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Court of Appeals of Georgia.


No. A02A2217.

Decided: March 19, 2003

Weinberg, Wheeler, Hudgins, Gunn & Dial, Earl W. Gunn, Atlanta, Ashley P. Nichols, for appellant. Sell & Melton, Jeffrey B. Hanson, Mitchell P. House, Macon, for appellee.

This appeal raises the issue of whether the five-year statute of repose for medical malpractice actions embodied at OCGA § 9-3-71(b) operates to bar a contribution action brought by one joint tortfeasor against another joint tortfeasor, or whether the action was timely filed under OCGA § 9-3-22, which provides for a 20-year statute of limitation for contribution actions.   See Krasaeath v. Parker, 212 Ga.App. 525, 526, 441 S.E.2d 868 (1994).   We conclude that the facts of this case implicate the purposes underlying enactment of OCGA § 9-3-71(b) and that those facts make appropriate our application of the five-year statute of repose.   Because the evidence shows that the action was brought after expiration of that statute, we reverse the trial court's order granting summary judgment to The Virginia Insurance Reciprocal(TVIR), the party who brought the contribution action, and we direct the trial court to enter judgment in favor of the defendant-appellant, Dr. Ann Shear Pilzer.

1. Plaintiffs April Jones and Betty Kinney brought a medical malpractice action against Dr. Pilzer, Scottish Rite Children's Medical Center, and a nurse employed by the hospital.   The case proceeded to trial, and the jury reached a verdict against Pilzer and Scottish Rite, with no apportionment of liability.   The amended judgment entered on the jury's verdict, affirmed by this court in Pilzer v. Jones, 242 Ga.App. 198, 529 S.E.2d 205 (2000) (physical precedent only), was satisfied by a total payment to plaintiffs in the amount of $6,165,913.37.   Pilzer paid a portion of the judgment, and TVIR, the insurer for Scottish Rite and its nurse, paid the remainder.   Then, more than ten years after the date on which the plaintiff in the underlying medical malpractice action was injured, TVIR brought this action for contribution against Pilzer, alleging that she had not paid her one-half proportional share as a joint tortfeasor.   Both parties moved for summary judgment.   Among other things, Pilzer argued that the contribution action was barred by the five-year statute of repose for medical malpractice actions.   The trial court granted summary judgment in favor of TVIR, ordering that TVIR recover $1,242,489.04 from Pilzer.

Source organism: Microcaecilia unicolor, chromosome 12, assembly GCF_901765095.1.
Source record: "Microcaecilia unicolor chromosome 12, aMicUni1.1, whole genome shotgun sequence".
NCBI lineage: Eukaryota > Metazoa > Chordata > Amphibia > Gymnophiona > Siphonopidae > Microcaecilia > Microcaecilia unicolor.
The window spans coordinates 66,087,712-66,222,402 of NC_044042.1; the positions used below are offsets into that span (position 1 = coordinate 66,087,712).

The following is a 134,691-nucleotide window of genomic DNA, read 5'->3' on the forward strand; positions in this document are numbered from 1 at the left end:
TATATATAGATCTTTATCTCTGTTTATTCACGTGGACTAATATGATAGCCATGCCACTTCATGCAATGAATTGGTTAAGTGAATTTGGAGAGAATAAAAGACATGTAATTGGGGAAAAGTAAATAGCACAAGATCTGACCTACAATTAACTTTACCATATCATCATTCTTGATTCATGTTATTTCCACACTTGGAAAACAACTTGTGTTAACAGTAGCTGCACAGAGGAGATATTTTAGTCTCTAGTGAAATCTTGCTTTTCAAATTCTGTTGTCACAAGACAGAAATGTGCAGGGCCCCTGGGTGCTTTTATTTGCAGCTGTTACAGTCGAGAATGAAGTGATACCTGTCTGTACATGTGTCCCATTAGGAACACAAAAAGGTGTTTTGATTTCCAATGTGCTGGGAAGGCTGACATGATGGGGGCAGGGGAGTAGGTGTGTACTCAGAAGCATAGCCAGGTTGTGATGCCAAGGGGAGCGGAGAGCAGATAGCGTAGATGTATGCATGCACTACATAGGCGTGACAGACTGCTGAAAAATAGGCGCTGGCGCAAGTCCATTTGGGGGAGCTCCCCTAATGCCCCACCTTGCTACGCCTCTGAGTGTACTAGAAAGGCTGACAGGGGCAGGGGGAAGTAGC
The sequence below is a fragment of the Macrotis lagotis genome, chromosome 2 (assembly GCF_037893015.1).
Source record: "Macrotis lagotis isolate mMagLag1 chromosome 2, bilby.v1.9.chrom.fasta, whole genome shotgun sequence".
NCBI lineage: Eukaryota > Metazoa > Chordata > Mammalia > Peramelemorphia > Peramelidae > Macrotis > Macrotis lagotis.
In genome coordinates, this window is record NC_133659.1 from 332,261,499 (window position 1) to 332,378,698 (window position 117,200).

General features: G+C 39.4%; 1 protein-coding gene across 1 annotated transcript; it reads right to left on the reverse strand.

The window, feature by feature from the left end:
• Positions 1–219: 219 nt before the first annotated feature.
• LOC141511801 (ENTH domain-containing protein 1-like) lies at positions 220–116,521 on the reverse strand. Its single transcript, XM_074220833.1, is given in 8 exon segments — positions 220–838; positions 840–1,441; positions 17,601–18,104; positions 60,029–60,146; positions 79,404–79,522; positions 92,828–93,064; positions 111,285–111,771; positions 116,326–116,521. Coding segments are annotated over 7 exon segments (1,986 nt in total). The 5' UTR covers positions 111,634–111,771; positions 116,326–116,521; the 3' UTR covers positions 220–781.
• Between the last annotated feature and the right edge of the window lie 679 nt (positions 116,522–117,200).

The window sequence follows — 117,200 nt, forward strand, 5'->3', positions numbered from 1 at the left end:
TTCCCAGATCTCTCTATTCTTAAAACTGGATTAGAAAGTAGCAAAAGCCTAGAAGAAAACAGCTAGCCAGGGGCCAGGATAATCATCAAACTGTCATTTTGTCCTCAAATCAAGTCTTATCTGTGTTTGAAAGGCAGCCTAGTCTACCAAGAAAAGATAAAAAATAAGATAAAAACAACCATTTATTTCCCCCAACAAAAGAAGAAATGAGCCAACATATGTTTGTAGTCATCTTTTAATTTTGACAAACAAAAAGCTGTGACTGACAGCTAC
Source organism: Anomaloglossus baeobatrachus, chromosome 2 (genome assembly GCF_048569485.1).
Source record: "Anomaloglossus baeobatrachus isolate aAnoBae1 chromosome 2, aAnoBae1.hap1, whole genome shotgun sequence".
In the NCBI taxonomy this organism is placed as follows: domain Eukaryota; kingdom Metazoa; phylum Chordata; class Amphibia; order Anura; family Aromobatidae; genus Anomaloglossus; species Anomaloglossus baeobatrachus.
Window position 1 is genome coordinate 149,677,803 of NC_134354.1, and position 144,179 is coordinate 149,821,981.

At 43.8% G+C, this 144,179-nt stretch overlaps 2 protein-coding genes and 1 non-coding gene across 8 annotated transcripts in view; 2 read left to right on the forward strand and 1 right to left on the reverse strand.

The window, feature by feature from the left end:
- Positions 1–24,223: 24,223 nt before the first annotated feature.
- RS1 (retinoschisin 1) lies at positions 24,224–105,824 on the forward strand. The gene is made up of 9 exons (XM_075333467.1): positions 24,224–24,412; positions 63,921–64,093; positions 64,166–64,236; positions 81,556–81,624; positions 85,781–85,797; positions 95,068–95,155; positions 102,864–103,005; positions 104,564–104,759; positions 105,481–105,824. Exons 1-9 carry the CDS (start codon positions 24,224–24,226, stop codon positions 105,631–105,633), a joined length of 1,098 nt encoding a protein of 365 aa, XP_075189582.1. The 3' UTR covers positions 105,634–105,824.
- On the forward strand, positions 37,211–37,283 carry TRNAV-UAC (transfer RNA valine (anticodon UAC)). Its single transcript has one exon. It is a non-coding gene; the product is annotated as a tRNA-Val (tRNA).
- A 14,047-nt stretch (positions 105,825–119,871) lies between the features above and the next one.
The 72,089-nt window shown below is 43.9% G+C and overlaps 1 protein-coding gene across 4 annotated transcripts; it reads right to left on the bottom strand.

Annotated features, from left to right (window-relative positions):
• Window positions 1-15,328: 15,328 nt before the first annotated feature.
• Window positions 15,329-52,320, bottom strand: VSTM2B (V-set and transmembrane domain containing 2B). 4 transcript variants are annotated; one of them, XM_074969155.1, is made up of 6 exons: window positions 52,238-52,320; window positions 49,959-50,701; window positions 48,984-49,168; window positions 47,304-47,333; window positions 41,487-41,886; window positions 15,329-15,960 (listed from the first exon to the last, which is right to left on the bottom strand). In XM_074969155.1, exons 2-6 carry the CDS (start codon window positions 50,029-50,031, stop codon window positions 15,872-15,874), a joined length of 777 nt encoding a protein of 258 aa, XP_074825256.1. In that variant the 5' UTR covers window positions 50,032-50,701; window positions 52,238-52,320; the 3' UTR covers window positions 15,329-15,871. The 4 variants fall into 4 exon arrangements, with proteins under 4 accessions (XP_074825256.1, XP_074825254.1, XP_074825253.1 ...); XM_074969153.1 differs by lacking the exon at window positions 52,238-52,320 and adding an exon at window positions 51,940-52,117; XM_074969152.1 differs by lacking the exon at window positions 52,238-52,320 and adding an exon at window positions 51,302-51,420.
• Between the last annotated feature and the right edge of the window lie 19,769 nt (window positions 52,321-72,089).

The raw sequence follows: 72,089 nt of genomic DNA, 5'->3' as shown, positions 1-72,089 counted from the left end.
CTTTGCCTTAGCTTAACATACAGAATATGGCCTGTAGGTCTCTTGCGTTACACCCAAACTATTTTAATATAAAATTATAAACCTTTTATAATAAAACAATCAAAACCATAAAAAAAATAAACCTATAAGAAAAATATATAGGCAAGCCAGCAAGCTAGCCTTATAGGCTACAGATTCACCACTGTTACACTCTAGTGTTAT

On appeal, Pilzer argues that this contribution claim was barred by OCGA § 9-3-71(b).  That subsection provides in part that “in no event may an action for medical malpractice be brought more than five years after the date on which the negligent or wrongful act or omission occurred.”  Id. TVIR argues, however, that its claim against Pilzer is not one for medical malpractice but instead is simply one for contribution governed by the 20-year statute of limitation provided for by OCGA § 9-3-22.